The special editorial (Feb. 10) voices the feelings of many in the country and elsewhere who feel that capital punishment is a barbaric and heinous crime, no less barbaric than the act it seeks to deter. It shows that sane, rational and civilised public opinion is still alive. The mob has emerged triumphant and justice has succumbed to its frenzy. Those in power and who are blindfolded should read it.
While I cannot comment on the court awarding the death penalty to Afzal Guru or the Presidential rejection of his mercy petition, I cannot remain tight-lipped on the denial of dignity in death to him (“Afzal Guru buried in Tihar jail,” Feb. 10). The Home Ministry cannot justify by any means communicating its decision to his family by Speed Post. Burying his body on the jail’s premises shows the lack of dignity to him as well as his family. If the death penalty could be termed as the rule of law, the process of execution followed was both heinous and a betrayal of faith. It has been rightly called it as “extinction.”
This is an expeditious execution —many may not agree with this point of view — aimed at gaining political mileage for the UPA government and mobilising some amount of right wing support for it while sacrificing the larger interests of the nation not explicitly visible to the public.
Patriotically speaking, the attack on Parliament can be said to be an attack on India. But, does such an attack fall within the realms of “rarest of rare cases” warranting the awarding of the death sentence to its conspirator? It was only on the basis of circumstantial evidence that capital punishment was handed over to him. President Mukherjee ought to have commuted Afzal’s death penalty to imprisonment for life.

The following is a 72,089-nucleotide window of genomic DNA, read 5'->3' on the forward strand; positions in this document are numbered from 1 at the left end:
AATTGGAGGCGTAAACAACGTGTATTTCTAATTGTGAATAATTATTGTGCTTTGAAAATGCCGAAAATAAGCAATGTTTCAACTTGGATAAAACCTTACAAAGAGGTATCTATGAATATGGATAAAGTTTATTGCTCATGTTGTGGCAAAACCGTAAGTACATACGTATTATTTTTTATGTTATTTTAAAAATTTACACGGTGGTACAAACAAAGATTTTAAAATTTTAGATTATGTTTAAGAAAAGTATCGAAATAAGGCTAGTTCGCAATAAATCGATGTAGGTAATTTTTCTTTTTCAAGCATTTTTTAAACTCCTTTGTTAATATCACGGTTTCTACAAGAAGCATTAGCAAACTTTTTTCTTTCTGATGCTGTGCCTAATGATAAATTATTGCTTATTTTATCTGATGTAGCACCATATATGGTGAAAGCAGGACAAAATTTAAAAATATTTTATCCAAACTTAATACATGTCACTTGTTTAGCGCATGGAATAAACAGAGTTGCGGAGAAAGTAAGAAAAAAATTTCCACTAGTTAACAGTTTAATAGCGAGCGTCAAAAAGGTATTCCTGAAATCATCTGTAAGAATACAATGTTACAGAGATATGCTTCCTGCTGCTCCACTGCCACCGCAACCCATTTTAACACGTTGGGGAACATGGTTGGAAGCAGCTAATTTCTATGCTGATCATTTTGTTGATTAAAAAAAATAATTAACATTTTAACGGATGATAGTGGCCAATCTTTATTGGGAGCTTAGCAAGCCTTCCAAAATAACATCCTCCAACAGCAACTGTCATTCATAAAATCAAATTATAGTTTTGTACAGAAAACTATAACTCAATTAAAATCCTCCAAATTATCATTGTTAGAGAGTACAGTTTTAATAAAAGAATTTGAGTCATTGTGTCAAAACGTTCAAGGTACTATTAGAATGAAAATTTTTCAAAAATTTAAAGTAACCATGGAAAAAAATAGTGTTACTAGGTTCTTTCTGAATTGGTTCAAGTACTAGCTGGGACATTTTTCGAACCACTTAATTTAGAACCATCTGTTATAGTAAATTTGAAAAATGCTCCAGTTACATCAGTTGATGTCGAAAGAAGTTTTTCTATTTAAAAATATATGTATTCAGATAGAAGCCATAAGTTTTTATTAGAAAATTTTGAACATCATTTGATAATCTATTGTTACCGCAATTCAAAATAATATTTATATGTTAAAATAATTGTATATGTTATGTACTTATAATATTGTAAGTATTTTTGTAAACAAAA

The hanging is a sad and grim reminder that the State will stoop to any level to tighten its hold on the democratic system given the complex situation it is in. And the manner in which the whole process was carried out, including how the family was informed, leads one to believe that something other than justice was at the heart of the decision.
The UPA has sinister designs in the hanging of both Ajmal Kasab and Afzal Guru. The Modi factor looms large in its face. In an effort to blunt any move that Modi might make in the run-up to 2014, it is playing a very dangerous game of one-upmanship. The Congress party is trying to wean away the Hindu vote bank from the BJP. In the attempt to pander to a disgruntled middle class, one can expect both principal parties to play with sentiments.
The hanging is barbaric and Afzal was hanged to satisfy a political agenda. The death penalty must be abolished.